Moscow hopes to use Europe’s dependency on its energy exports to re-establish Russian influence in Eastern Europe – thereby neutralizing the threat of an expanding EU. Past cases prove this is the case. While the Ukraine was a Soviet republic in the former USSR it paid a much cheaper rate for Russian natural gas, a policy which continued after the Cold War. When Victor Yushchenko became president of Ukraine during Ukraine’s Orange Revolution of 2005, he adopted a noticeably pro-Western stance. Kiev’s new relations with the West prompted Gazprom to demand that Ukraine pay western rates for gas. When Kiev refused – in January of 2006 – Gazprom reduced its flow of gas to Ukraine. The conflict illustrates Moscow’s determination to use gas exports as a tool to gain influence – this is best illustrated by Russia’s ambassador to Ukraine (and former Gazprom chief) Viktor Chernomyrdin’s explicit warning that “talks on gas prices would depend on results of Ukrainian elections.” Over forty energy-supply cut-offs to the Baltic states and the former Soviet republics have taken place since 1991, and three incidents of explicit cut-off threats have been made without actual supply cut-offs occurring. Although it cannot be proven in all of these case that there was a political motive whereby the Kremlin was directly influencing these states’ policy, Robert L. Larsson’s report on behalf of the Swedish Defence Research Agency states that “on seven occasions this appears to be have been the case.” Transneft cut off oil supplies to Lithuania (1991-2001) in order to punish the privatisation of a Polish company, and Latvia (2003) to gain leverage in order to buy-up port infrastructure. The export of oil is seen as a way to blackmail Eastern Europe; Moscow hopes to re-establish a Russian sphere of influence in the area.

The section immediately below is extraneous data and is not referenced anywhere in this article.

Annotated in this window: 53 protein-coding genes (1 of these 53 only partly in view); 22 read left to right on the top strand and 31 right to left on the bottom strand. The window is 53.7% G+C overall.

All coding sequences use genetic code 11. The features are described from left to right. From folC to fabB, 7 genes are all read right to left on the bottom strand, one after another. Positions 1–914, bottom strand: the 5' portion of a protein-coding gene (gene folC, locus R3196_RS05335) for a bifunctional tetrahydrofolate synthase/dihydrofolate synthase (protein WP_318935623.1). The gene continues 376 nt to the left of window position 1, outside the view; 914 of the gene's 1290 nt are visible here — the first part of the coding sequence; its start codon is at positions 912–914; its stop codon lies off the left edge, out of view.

The Russian Bear knows how to use its geopolitical advantages

The Russian Bear knows how to use its geopolitical advantages